NOBEL LAUREATE ECONOMIST MILTON FRIEDMAN WAS AMONG THE FIRST (John Stuart Mill made a similar proposal 100 years earlier) to propose that the financing of education be separated from the administration of schools, the core idea behind school vouchers. In a famous 1955 essay, Friedman argued that there is no need for government to run schools, Instead, families could be provided with publicly financed vouchers for use at the K-12 educational institutions of their choice. Such a system, Friedman believed, would promote competition among schools vying to attract students, thus improving quality, driving down costs, and creating a more dynamic education system.
Now 90, Friedman and his wife, Rose, continue to promote the voucher idea, primarily through the Indianapolis-based Milton and Rose D. Friedman Foundation. Here, in an interview with Pearl Rock Kane, an associate professor of education at Columbia University's Teachers College, Friedman reflects on the progress, obstacles, and prospects for school vouchers. (For full text, see www.educationnext.org)
PRK: We've had experiments with vouchers in Milwaukee, Cleveland, and Florida, and we have some experience with privately funded vouchers. We also have a proliferation of charter schools. How do you feel about the proposal you made almost 50 years ago?
FRIEDMAN: What you say sounds as if a lot has been accomplished, but it's only the beginning. So far, we've had very limited programs. The Milwaukee program is the largest, and it only allows up to 15,500 students.
A more interesting thing was the Children's Scholarship Fund program, in which 1.25 million families applied for 40,000 scholarships, each of which requires that recipients spend at least $1,000 out of their own pocket. That shows that there's an enormous demand for choice, an enormous market waiting for choice to develop.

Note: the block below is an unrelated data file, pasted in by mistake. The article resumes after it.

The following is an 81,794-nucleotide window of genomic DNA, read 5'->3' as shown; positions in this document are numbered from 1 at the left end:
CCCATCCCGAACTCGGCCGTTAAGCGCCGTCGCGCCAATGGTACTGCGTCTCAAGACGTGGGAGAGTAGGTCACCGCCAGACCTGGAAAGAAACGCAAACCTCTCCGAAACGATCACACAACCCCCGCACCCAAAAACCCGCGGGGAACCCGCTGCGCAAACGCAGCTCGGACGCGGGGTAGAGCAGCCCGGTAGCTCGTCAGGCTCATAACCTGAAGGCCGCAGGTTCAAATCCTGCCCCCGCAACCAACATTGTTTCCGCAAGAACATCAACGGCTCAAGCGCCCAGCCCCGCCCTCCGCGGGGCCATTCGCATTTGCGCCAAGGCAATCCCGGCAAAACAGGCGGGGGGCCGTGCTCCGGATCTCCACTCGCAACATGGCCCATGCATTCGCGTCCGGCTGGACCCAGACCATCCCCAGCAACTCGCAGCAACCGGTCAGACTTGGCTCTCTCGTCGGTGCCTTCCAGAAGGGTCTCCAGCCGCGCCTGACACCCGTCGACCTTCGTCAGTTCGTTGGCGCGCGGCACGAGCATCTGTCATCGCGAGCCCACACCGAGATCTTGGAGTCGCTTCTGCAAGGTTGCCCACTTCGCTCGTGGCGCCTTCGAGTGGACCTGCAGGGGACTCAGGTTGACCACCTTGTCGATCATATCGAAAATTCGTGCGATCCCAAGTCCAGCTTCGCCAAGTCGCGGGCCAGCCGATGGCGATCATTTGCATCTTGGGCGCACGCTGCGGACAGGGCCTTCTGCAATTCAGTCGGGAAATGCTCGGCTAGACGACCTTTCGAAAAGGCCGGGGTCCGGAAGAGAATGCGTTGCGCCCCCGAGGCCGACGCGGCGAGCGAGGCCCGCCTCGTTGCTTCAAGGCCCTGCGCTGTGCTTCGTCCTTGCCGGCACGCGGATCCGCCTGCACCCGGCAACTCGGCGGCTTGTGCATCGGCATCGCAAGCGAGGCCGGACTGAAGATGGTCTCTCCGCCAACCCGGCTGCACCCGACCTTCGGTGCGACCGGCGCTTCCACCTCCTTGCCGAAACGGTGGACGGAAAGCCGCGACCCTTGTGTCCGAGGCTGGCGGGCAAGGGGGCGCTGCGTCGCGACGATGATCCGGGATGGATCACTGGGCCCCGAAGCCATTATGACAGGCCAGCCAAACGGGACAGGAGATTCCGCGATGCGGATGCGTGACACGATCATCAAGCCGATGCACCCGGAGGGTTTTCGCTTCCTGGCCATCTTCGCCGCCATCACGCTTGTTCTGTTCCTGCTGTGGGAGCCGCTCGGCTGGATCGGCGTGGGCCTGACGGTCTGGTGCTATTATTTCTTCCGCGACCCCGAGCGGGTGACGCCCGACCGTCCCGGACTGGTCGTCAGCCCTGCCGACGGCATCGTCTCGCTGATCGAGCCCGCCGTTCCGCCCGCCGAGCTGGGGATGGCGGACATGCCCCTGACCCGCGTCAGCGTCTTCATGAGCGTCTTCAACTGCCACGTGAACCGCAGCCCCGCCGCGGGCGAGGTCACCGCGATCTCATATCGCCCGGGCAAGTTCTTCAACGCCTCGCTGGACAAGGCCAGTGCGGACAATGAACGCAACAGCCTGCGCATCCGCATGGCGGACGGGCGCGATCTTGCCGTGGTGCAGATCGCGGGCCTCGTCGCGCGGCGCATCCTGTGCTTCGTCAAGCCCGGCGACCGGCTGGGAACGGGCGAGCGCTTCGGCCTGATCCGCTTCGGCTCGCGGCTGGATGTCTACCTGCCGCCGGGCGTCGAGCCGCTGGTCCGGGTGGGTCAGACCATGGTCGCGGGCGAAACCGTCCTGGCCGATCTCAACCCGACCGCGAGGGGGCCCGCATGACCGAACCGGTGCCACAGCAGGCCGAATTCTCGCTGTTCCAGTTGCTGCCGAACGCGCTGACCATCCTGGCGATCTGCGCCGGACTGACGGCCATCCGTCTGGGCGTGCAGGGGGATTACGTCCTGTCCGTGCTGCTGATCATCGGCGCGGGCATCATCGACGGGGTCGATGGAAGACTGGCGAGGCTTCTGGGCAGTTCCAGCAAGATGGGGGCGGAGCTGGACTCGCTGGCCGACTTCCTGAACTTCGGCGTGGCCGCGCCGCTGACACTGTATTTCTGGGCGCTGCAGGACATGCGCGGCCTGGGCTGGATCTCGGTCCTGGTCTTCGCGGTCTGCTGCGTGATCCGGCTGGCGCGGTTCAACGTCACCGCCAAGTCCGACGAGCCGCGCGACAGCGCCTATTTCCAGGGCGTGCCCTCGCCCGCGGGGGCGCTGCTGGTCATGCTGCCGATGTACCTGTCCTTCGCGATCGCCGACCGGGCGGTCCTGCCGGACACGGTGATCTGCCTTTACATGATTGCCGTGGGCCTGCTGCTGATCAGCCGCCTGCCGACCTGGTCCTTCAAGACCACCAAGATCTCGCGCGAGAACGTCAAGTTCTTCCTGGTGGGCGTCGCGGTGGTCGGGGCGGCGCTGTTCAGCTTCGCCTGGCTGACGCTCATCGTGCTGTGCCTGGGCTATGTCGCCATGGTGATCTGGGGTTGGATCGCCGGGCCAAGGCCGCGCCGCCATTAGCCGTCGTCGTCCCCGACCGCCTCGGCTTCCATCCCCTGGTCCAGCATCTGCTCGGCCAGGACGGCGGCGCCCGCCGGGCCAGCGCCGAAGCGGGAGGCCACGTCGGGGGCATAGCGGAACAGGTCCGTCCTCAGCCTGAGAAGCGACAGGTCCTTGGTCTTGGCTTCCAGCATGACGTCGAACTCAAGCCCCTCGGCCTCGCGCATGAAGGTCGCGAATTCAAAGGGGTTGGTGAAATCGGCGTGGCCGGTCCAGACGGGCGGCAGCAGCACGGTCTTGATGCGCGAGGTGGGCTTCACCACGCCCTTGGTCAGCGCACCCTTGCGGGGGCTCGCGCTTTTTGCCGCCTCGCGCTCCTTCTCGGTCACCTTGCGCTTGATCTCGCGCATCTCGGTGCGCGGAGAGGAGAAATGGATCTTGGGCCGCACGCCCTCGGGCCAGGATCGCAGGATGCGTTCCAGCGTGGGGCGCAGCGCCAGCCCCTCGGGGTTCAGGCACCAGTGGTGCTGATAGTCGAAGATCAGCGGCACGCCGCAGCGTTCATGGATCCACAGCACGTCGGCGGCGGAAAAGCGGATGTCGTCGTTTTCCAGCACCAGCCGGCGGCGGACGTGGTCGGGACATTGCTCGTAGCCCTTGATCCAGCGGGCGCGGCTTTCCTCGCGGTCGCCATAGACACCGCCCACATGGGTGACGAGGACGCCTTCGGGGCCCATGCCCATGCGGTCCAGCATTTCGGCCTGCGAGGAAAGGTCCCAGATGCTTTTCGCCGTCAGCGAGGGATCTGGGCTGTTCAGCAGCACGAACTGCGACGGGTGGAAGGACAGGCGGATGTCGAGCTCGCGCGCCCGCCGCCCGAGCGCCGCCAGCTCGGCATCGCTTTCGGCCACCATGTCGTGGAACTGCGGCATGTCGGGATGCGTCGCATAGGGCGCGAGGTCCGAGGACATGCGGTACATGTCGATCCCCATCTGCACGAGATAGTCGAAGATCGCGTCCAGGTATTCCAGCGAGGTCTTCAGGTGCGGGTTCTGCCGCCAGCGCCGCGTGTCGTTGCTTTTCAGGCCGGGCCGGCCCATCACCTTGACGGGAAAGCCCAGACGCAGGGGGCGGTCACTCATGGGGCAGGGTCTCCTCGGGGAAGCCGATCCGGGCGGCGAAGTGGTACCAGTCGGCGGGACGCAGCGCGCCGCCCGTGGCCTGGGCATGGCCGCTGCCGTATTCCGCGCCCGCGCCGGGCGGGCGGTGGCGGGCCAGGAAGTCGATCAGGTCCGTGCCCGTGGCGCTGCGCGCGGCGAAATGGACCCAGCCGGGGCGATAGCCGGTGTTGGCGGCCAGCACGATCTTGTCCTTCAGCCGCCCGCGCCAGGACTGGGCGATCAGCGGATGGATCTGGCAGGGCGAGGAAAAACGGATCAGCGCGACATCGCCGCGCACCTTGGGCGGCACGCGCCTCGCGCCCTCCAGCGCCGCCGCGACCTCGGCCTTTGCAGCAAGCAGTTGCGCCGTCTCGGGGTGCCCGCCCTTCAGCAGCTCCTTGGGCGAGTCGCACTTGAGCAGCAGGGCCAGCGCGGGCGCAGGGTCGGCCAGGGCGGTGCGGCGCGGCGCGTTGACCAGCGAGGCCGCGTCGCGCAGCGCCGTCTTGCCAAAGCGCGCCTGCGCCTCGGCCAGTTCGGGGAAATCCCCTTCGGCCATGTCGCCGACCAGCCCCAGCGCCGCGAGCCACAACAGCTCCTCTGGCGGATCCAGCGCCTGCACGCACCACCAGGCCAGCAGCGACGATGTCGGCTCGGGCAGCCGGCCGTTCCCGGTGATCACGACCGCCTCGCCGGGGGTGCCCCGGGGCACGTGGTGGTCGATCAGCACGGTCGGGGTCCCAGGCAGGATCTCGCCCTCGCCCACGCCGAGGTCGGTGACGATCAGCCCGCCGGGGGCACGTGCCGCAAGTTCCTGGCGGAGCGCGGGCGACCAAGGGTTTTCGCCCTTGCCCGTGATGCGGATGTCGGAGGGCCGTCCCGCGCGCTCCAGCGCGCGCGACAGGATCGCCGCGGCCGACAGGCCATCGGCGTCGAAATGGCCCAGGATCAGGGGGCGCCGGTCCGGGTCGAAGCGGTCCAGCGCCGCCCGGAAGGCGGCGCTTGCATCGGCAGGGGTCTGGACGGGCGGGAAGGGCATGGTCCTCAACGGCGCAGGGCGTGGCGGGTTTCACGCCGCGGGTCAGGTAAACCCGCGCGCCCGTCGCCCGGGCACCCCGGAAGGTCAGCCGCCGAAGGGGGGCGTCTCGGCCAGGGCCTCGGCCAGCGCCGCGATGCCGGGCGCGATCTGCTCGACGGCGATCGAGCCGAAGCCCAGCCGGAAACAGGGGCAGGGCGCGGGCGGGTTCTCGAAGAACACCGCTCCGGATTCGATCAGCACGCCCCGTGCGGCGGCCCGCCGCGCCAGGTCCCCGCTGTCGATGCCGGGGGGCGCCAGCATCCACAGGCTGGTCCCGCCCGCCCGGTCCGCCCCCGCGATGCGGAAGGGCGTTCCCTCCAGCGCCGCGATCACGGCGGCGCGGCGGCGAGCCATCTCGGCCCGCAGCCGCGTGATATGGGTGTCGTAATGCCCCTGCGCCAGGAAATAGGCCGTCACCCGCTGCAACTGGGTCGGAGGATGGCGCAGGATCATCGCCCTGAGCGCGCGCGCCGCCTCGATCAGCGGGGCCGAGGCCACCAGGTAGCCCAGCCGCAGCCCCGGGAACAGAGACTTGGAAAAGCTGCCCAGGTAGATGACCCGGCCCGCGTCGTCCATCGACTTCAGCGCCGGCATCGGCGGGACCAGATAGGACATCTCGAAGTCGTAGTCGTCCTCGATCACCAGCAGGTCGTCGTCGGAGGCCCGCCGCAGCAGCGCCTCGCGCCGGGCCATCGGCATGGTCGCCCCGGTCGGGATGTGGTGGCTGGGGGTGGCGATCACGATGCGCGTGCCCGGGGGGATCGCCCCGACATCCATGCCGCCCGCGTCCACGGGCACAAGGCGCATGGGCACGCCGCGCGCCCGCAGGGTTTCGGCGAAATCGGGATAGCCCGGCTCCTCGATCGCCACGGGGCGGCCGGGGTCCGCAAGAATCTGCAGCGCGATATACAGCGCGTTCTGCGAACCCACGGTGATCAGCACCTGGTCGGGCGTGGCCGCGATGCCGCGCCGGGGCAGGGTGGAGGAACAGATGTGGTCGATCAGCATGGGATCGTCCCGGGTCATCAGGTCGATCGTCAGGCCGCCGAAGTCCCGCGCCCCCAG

PRK: In your vision of schooling, will education be provided exclusively by the for-profit sector?
FRIEDMAN: No, I see competition. Let parents choose, I would expect an open market where there would be a wide variety of schools. There would be for-profit schools, charter schools, parochial schools, and government schools. Which survived would depend on which ones satisfied their customers, If experience is any guide, I'd expect that the government sector would shrink rapidly over time, just as has happened in mail delivery. Federal Express and UPS have taken away a large part of the business that used to be monopolized by the post office.
Moreover, there's no reason to expect that the future market will have the shape or form that our present market has. How do we know how education will develop? Why is it sensible for a child to get all his or her schooling in one brick building? Why not add partial vouchers? Why not let them spend part of a voucher for math in one place and English or science somewhere else? Why should schooling have to be in one building? Why can't a student take some lessons at home, especially now, with the availability of the Internet? Right now, as a matter of fact, one of the biggest growth areas has been home schooling. There are more children being home schooled than there are in all of the voucher programs combined.
PRK: Yes, recent estimates are just under one million.
FRIEDMAN: In a way that's evidence of the failure of our current education system. There is no other complex field in our society in which do-it-yourself beats out factory production or market production. Nobody makes his or her own car, But it still is the case that parents can perform the job of educating their children, in many cases better than our present education system. I don't know what other programs would emerge. Neither you nor I is imaginative enough to dream of what real competition, a real free market, could produce, what kind of innovations would emerge.
PRK: Have you any concern that the families with more financial and social capital might choose the best schools for their children, and other families' children would have to attend inferior schools? …